“There will be lots of things to do and places to see along the way,” Carol said.
The Barkows are members of America’s Great Loop Cruisers’ Association. Those who are traveling, or have traveled the Great Loop, are referred to as “Loopers.” Dennis and Carol said Loopers have a nice camaraderie with each other. They can network with each other online and via VHF radio. They keep track of others who are on the trip and sometimes will arrange to meet and socialize.
According to Dennis, the entire trip is 6,500 miles. Their goal for each travel day is 50 miles. “We plan to travel 130 out of 365 days,” Dennis said.
Their travel schedule will be largely dependent on the weather. They have a plan for stops along the way, but no firm dates.
The couple will constantly study the weather for changes, and they plan to be cautious. They also have to study each waterway, as they can all bring different challenges.
“Each waterway has its own standards — its own operating procedure,” Dennis said. He compared the five-foot tides on the East Coast, to the open waters of Lake Michigan. “It’s a whole different animal,” he said.
“Dennis is a superb captain — very conscientious. I would ride with him before anybody else,” Carol said.
Dennis said he will have to remember that even though he is goal-driven, he will have to be careful when it comes to weather.
“I’m the captain, Carol is first mate. She’s also admiral — she has to be happy,” Dennis said. “Her comfort level is not as high as mine, so I have to remember that,” he added.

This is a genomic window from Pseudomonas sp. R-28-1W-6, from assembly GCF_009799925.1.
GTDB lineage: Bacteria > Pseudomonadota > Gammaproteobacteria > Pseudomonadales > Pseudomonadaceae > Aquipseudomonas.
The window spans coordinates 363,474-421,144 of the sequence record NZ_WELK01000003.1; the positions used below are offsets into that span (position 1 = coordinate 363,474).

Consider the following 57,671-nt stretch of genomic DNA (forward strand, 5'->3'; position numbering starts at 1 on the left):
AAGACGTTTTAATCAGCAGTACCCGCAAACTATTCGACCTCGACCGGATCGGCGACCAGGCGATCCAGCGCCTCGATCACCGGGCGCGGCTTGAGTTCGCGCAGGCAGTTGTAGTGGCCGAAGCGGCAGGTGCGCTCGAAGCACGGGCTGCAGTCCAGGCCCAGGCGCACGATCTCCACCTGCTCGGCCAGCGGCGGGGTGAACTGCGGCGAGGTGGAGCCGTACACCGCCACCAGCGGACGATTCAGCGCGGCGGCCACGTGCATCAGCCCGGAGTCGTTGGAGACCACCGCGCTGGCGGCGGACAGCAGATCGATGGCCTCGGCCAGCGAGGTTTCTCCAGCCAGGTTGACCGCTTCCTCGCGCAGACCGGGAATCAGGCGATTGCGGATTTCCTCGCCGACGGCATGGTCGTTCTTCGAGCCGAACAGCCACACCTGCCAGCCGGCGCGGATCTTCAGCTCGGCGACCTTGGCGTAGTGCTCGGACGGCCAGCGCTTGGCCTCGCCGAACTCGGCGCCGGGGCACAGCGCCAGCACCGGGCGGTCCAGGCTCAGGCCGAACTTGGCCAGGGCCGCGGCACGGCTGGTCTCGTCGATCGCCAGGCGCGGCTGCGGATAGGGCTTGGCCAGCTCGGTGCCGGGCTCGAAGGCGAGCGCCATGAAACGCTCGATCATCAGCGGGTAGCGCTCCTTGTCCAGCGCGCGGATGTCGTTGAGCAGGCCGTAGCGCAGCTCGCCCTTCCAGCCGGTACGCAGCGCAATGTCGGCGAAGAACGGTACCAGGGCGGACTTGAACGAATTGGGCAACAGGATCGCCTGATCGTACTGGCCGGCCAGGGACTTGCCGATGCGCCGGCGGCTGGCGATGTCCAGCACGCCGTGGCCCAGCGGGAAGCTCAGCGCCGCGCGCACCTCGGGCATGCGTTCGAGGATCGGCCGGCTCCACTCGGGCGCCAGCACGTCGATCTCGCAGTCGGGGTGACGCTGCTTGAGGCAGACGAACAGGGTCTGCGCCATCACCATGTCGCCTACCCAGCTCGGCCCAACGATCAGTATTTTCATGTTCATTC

Neither Dennis nor Carol fear growing tired of one another over the long trip. “We enjoy each other’s company,” Dennis said.
They do feel the need to stay connected to family, friends and their church; as they will miss them all. They plan to post on their blog each evening so family and friends can follow their adventures. They will also meet up with friends and family at different stops along the way.
The couple met and were married at Mount Pleasant Lutheran Church in Racine and say they will really miss the sense of community at their church. They plan to stay connected by listening to a weekly podcast of the church service over the Internet.
Before leaving for the trip, Carol said people would ask them, “What are you going to do when you are done?” to which the couple responded, “We have no idea.”
But Dennis and Carol both agree, they will have lots of time to think and talk about it over the next year.
Follow the trip
Carol and Dennis Barkow post regular updates of their trip on a blog at www.reunionvoyage.blogspot.com/?m=1. Here are a couple of excerpts:
“Cruising to Chicago we had 1-to-3-foot waves and a cool breeze in the sun for the seven-hour trip. It was fun to recognize so many towns and landmarks along the way. The Baha’i Temple at Wilmette was especially beautiful, and shortly after that we were watching the Chicago skyline come close. We had a great view of the city from the Outer Harbor — came around Navy Pier and past the old Chicago Lighthouse.”
“A steaming hot day but we covered a lot of distance. We left Heritage Harbor at 7:30 in the morning and fortunately the overcast sky kept the heat down until about noon. The Illinois River is wide and shallow and on a Sunday it’s got a ton of recreational traffic. We enjoyed seeing speedboats, boogie boards, giant tubes, water skiers and lots and lots of fishermen. Families were camped along the river bank and fishing from shore.
“Since we were northeast of Peoria, but southwest of the fish electrification zone, we also saw quite a few Asian carp leaping behind the smaller boats. Only a few were out in the center of the river where we were, but at least 4 made the jump that seemed like they were aiming to board our dinghy. Being an aluminum dinghy set up vertically against our stern, it made a great sudden thump that caught us by surprise the first time — but got to be funny after a few more. One of the boats traveling near us had to scoop a big carp back into the river. Their boat has a lower stern than ours.”